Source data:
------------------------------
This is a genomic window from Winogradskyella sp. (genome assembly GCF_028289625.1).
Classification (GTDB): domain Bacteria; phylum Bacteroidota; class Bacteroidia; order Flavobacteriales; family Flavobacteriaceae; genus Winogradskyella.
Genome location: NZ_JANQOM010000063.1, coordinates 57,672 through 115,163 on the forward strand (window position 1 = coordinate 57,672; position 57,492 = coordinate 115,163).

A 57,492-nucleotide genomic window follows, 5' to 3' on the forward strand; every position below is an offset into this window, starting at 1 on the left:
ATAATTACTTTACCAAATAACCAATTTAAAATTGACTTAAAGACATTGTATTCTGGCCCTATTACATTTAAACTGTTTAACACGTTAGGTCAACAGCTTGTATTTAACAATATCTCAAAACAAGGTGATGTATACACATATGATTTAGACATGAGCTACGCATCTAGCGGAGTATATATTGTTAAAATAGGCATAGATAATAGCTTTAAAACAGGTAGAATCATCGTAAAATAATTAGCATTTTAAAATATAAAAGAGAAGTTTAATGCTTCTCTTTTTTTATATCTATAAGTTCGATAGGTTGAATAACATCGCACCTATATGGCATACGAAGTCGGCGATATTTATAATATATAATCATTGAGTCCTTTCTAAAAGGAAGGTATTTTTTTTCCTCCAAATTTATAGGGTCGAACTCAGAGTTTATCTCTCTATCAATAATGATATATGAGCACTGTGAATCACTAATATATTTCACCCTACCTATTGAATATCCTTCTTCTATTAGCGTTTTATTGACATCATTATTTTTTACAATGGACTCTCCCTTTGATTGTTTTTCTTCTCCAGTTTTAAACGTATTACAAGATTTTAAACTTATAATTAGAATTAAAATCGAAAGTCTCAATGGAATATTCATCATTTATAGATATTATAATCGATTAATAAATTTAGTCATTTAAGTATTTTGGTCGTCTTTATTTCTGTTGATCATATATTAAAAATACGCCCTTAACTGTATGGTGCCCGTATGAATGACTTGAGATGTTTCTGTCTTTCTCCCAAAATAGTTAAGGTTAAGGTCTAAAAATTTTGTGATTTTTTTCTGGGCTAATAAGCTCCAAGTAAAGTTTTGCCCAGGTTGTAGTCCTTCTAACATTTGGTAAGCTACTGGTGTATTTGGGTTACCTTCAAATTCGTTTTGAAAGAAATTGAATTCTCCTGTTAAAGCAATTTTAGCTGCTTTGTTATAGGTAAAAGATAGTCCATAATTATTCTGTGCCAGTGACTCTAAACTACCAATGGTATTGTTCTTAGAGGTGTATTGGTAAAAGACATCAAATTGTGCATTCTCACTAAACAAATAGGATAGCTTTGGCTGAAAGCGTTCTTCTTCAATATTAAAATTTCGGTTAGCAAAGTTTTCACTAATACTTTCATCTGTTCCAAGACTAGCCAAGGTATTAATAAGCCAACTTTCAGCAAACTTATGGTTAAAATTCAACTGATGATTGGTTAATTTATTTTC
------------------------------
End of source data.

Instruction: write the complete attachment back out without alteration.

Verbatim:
This is a genomic window from Winogradskyella sp. (genome assembly GCF_028289625.1).
Classification (GTDB): domain Bacteria; phylum Bacteroidota; class Bacteroidia; order Flavobacteriales; family Flavobacteriaceae; genus Winogradskyella.
Genome location: NZ_JANQOM010000063.1, coordinates 57,672 through 115,163 on the forward strand (window position 1 = coordinate 57,672; position 57,492 = coordinate 115,163).

A 57,492-nucleotide genomic window follows, 5' to 3' on the forward strand; every position below is an offset into this window, starting at 1 on the left:
ATAATTACTTTACCAAATAACCAATTTAAAATTGACTTAAAGACATTGTATTCTGGCCCTATTACATTTAAACTGTTTAACACGTTAGGTCAACAGCTTGTATTTAACAATATCTCAAAACAAGGTGATGTATACACATATGATTTAGACATGAGCTACGCATCTAGCGGAGTATATATTGTTAAAATAGGCATAGATAATAGCTTTAAAACAGGTAGAATCATCGTAAAATAATTAGCATTTTAAAATATAAAAGAGAAGTTTAATGCTTCTCTTTTTTTATATCTATAAGTTCGATAGGTTGAATAACATCGCACCTATATGGCATACGAAGTCGGCGATATTTATAATATATAATCATTGAGTCCTTTCTAAAAGGAAGGTATTTTTTTTCCTCCAAATTTATAGGGTCGAACTCAGAGTTTATCTCTCTATCAATAATGATATATGAGCACTGTGAATCACTAATATATTTCACCCTACCTATTGAATATCCTTCTTCTATTAGCGTTTTATTGACATCATTATTTTTTACAATGGACTCTCCCTTTGATTGTTTTTCTTCTCCAGTTTTAAACGTATTACAAGATTTTAAACTTATAATTAGAATTAAAATCGAAAGTCTCAATGGAATATTCATCATTTATAGATATTATAATCGATTAATAAATTTAGTCATTTAAGTATTTTGGTCGTCTTTATTTCTGTTGATCATATATTAAAAATACGCCCTTAACTGTATGGTGCCCGTATGAATGACTTGAGATGTTTCTGTCTTTCTCCCAAAATAGTTAAGGTTAAGGTCTAAAAATTTTGTGATTTTTTTCTGGGCTAATAAGCTCCAAGTAAAGTTTTGCCCAGGTTGTAGTCCTTCTAACATTTGGTAAGCTACTGGTGTATTTGGGTTACCTTCAAATTCGTTTTGAAAGAAATTGAATTCTCCTGTTAAAGCAATTTTAGCTGCTTTGTTATAGGTAAAAGATAGTCCATAATTATTCTGTGCCAGTGACTCTAAACTACCAATGGTATTGTTCTTAGAGGTGTATTGGTAAAAGACATCAAATTGTGCATTCTCACTAAACAAATAGGATAGCTTTGGCTGAAAGCGTTCTTCTTCAATATTAAAATTTCGGTTAGCAAAGTTTTCACTAATACTTTCATCTGTTCCAAGACTAGCCAAGGTATTAATAAGCCAACTTTCAGCAAACTTATGGTTAAAATTCAACTGATGATTGGTTAATTTATTTTC